Indonesia and IMF sign new agreement
By CNN's Atika Shubert in Jakarta
JAKARTA, Indonesia -- After a week of tough negotiations, Indonesian officials and an IMF team have signed a new letter of intent, outlining targets in order to resume disbursement of a $5 billion loan to the cash strapped country.
The agreement will allow the IMF to clear a $400 million installment that was suspended last December over Indonesia's failure to follow through on economic reforms.
With a new government in place, however, IMF officials are optimistic that Indonesia's economic team would honor their reform commitments.
"We believe the government's letter and the government's program is well focused on core areas to sustain Indonesia's economic recovery." IMF Asia Pacific Deputy Director Anoop Singh told reporters in Jakarta.
New Targets Set
The new letter of intent includes the following targets: growth for 2001 is targeted at 3 - 3 ˝ %, with inflation in the 9 - 11% range; base money growth will be reduced to 12 ˝ % by March 2002 and 2001 budget deficit of 3.7% of GDP.
The agreement also commits the Indonesian government to a revision of the Central Banking Law in order to assure greater independence and accountability.
The IMF has also mandated greater transparency of the Indonesian Bank Restructuring Agency and speeding up the sale of state assets.
The agreement specifically mentions selling 51% of Indonesia's largest bank, Bank Central Asia. Indonesian officials are confident these goals will be achieved.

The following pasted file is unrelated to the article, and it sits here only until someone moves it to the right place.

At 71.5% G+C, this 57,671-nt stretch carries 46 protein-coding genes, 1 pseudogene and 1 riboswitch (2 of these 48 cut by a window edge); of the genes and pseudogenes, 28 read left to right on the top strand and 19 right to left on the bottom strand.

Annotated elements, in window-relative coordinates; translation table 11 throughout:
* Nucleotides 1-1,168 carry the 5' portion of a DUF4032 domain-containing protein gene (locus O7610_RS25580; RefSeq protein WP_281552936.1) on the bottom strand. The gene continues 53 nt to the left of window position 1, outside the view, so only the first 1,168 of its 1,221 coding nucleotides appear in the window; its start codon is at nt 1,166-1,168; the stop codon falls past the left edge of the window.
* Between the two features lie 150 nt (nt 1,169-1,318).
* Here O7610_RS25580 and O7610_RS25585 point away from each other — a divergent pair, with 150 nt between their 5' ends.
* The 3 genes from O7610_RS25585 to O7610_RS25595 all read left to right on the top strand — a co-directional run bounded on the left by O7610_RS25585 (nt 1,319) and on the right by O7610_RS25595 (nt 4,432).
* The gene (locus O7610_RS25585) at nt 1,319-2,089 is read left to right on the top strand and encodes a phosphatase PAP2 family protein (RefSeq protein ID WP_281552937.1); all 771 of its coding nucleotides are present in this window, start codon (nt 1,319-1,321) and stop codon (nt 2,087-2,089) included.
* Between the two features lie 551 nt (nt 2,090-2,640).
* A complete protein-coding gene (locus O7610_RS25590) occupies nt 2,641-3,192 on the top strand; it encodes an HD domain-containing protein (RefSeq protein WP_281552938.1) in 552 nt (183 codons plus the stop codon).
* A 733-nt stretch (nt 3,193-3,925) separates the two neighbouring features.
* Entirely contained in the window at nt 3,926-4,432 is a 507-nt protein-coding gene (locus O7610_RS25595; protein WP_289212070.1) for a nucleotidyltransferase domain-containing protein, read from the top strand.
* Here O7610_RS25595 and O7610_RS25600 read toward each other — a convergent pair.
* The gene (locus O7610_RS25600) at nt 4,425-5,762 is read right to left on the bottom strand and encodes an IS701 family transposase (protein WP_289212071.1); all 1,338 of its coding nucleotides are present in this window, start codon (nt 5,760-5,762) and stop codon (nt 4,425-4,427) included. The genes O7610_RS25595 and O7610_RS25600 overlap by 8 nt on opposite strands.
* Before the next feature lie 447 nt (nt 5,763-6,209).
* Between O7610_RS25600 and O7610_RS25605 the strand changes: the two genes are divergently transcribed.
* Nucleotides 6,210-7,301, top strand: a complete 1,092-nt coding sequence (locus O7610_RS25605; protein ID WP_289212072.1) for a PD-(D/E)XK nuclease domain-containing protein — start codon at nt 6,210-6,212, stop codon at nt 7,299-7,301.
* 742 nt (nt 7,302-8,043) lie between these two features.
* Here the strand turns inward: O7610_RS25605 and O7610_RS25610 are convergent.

"We are committed to Mr. Anoop Singh's statement of accelerating the sales of the Indonesian Bank Restructuring Agency and other state assets. This must be carried out." Minister for State Enterprises, Laksamana Sukardi told reporters. "There are no pressures being applied here, only national interests. Hopefully, with this agreement our old problems will be resolved."
Agreement Crucial for Debt Relief
The letter of intent is crucial for Indonesia to begin rescheduling more than $70 billion in debt to international creditors.
On September 10, the Paris Club of international creditors to Indonesia will meet to discuss options for rolling over the debt.
Indonesia has more than $132 billion in public debt, nearly 100% of GDP. Most of it was used to pay for a massive bank restructuring program that has, thus far, failed to fully repair the country's tattered banking sector. More than half is owed to international creditors.
Indonesian officials are confident that once international confidence is regained, the economy will rapidly improve.
Confidence Key to Recovery
"So much of the problem is actually perception. The 90% is perception. Then what is the next 10%? Maybe real work." Chief Economics Minister Dorodjatun Kuntjoro-Jakti told CNN. "The psychology is very important."
The next challenge for Indonesia's economic team will be putting the IMF goals into effect, first by pushing the 2002 budget through parliament.
Indonesia's new President Megawati Sukarnoputri is due to announce the new budget to parliament on September 7th.
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